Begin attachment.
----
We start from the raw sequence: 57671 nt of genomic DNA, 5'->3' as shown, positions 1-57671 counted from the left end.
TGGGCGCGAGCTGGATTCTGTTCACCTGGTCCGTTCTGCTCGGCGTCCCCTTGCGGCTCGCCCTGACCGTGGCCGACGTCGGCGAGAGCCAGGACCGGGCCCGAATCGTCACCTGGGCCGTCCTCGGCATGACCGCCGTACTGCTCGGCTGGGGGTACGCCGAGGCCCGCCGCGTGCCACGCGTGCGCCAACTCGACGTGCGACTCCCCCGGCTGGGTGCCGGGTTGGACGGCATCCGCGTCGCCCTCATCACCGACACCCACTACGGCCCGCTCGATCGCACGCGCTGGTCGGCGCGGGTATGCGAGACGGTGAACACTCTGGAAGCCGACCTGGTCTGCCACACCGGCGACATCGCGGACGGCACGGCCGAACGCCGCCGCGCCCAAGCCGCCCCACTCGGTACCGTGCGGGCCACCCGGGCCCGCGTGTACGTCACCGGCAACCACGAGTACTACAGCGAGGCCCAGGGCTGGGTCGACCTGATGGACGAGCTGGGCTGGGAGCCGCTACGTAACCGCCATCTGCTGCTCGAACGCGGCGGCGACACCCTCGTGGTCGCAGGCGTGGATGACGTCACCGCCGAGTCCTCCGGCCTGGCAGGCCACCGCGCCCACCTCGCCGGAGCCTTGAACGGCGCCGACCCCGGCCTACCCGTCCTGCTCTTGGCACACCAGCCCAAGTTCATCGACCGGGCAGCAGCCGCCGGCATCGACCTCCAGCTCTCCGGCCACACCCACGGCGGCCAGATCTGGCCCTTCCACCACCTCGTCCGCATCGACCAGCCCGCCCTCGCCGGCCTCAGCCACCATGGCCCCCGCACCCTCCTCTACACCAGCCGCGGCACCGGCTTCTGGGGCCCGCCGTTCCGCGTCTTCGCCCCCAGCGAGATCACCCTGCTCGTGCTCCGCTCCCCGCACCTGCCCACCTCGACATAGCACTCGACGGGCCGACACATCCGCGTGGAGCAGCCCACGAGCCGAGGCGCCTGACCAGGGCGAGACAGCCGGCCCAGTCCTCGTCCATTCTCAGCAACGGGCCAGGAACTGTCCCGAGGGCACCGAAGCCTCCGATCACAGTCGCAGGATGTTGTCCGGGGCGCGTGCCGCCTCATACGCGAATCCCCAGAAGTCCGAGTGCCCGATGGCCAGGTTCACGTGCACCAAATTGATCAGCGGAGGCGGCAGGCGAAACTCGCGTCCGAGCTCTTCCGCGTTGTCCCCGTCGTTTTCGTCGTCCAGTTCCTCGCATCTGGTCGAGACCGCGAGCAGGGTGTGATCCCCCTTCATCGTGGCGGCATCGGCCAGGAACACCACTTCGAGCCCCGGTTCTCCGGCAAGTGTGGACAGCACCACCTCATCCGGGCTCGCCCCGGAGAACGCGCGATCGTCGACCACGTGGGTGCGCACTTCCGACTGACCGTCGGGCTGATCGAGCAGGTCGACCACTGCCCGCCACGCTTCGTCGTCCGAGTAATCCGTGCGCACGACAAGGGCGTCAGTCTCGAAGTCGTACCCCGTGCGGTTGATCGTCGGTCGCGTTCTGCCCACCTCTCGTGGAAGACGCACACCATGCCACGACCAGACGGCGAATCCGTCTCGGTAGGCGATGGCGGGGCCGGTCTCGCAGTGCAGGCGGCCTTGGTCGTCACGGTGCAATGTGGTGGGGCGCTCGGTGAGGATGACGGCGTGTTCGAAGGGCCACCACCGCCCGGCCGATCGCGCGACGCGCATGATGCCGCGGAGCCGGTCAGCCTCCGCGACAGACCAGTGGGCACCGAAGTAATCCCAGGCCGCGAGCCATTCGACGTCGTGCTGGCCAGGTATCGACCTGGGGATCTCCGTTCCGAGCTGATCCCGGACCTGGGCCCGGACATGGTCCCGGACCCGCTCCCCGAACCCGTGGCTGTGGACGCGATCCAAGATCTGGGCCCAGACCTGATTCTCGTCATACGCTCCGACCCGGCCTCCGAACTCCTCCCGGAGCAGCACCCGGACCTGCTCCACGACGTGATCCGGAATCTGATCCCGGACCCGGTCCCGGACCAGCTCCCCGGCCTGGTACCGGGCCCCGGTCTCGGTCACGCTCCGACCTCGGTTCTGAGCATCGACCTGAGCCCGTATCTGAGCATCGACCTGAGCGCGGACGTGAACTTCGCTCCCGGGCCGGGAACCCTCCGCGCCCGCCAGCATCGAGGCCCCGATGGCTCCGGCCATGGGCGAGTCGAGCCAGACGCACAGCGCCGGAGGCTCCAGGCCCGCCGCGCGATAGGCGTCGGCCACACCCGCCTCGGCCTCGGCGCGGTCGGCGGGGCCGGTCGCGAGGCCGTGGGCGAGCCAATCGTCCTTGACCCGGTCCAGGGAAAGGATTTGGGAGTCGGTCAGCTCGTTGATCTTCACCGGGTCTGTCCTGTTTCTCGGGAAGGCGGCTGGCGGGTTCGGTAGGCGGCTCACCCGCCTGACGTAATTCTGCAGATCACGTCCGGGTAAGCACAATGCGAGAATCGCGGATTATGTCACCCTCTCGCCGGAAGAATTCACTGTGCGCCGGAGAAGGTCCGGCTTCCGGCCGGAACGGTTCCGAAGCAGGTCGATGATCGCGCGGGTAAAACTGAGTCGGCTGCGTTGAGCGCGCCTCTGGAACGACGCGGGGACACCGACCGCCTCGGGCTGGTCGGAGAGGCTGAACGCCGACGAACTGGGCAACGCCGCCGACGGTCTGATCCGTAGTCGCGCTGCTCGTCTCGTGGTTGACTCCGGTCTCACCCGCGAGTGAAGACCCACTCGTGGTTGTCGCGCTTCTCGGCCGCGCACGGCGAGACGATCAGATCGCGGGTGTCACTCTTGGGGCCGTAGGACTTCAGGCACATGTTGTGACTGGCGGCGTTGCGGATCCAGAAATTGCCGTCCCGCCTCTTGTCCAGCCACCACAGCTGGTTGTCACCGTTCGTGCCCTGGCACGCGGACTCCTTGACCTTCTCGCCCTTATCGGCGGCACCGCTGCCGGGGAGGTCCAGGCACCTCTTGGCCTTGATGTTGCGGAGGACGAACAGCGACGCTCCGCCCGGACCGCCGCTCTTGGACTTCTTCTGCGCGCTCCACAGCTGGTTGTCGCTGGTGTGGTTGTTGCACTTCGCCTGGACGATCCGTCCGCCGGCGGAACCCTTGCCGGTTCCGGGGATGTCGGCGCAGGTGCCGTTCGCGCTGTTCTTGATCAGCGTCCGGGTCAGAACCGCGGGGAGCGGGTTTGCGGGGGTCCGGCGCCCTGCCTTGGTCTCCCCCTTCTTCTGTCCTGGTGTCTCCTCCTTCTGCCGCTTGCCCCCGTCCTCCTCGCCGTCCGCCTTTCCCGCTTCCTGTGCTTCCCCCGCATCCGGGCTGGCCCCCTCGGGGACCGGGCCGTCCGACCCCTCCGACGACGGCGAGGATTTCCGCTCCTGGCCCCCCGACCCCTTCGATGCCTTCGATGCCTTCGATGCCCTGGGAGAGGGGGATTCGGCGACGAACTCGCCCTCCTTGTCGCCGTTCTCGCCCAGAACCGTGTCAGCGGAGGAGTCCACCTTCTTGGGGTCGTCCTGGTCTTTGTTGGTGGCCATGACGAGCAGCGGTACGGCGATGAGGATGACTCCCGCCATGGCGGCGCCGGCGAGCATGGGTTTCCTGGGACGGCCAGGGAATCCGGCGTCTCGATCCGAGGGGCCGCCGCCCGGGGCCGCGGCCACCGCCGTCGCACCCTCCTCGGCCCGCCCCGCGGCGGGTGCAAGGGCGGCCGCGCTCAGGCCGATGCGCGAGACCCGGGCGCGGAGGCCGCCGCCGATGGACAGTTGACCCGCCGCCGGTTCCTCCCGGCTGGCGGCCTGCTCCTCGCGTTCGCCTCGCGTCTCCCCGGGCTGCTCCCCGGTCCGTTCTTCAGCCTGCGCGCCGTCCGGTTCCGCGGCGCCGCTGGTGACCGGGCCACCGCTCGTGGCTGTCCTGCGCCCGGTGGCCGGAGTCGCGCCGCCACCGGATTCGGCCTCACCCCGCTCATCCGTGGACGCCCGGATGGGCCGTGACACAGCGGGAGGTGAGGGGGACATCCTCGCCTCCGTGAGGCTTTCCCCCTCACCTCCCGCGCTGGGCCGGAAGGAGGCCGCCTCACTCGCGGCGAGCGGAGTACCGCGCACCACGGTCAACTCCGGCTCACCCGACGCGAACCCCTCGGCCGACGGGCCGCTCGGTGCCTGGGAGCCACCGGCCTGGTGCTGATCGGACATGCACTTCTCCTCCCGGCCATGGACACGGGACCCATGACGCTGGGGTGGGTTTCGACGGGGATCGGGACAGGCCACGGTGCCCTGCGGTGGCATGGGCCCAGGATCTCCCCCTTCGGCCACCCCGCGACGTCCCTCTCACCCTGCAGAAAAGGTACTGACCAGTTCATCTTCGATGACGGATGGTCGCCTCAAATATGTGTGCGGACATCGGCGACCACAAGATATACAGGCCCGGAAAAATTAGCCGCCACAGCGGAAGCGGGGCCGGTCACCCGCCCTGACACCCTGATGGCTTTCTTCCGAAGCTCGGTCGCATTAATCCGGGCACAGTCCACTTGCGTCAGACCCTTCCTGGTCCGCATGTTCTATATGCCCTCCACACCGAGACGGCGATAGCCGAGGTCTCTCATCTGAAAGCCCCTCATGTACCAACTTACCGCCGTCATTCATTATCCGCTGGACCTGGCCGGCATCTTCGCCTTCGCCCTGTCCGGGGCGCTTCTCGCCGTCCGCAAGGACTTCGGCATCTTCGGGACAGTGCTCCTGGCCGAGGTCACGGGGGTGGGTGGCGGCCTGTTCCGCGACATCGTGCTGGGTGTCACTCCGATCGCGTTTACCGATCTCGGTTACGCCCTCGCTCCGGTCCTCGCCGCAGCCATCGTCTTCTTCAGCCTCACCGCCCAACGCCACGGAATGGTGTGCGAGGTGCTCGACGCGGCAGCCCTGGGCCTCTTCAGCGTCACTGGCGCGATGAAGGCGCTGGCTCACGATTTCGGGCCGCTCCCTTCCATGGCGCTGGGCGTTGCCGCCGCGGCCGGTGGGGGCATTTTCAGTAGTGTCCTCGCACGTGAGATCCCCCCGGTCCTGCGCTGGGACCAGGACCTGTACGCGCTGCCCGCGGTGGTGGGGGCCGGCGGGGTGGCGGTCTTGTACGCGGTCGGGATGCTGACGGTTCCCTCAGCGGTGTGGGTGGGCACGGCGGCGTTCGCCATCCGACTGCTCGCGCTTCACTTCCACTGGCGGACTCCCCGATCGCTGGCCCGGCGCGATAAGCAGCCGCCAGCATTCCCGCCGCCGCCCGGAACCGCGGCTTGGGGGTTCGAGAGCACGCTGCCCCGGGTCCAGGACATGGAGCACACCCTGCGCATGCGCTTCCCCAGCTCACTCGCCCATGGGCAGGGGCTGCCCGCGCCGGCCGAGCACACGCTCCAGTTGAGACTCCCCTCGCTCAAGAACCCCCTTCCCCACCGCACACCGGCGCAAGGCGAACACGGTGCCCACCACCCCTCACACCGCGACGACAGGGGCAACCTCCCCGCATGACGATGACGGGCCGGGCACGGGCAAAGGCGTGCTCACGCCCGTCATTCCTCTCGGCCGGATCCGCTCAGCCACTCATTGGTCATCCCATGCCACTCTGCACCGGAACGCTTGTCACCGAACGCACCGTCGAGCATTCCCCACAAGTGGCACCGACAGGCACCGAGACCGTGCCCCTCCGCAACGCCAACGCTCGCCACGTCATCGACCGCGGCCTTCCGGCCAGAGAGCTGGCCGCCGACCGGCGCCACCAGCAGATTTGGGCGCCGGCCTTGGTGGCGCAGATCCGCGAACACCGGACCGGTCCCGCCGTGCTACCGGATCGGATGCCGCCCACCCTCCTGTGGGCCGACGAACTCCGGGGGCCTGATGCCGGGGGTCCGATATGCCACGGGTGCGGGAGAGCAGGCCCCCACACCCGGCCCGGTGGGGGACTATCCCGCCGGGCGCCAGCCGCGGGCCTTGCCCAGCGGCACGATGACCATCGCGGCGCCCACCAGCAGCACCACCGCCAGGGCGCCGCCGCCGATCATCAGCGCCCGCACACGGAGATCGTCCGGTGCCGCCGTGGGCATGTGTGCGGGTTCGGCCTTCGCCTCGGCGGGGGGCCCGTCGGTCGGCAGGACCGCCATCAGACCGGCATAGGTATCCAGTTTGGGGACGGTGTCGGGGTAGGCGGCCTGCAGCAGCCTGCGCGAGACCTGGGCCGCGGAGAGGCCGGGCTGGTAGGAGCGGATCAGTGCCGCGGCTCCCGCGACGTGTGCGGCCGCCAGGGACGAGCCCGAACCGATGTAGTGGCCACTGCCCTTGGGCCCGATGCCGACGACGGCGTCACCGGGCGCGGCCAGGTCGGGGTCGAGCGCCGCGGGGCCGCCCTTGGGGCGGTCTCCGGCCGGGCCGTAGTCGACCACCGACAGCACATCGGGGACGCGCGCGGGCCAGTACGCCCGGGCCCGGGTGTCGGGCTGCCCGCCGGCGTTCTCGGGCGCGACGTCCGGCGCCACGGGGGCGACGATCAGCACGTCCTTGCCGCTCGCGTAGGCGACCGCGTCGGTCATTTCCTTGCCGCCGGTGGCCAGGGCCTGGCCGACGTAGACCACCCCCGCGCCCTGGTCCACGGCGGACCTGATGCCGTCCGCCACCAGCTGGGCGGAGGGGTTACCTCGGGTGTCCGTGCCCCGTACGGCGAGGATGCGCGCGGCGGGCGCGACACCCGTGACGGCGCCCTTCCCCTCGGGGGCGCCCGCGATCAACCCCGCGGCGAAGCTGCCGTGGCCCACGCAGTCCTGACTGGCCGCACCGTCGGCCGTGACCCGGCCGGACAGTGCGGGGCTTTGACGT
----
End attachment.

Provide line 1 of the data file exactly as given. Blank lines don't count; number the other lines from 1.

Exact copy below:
We start from the raw sequence: 57671 nt of genomic DNA, 5'->3' as shown, positions 1-57671 counted from the left end.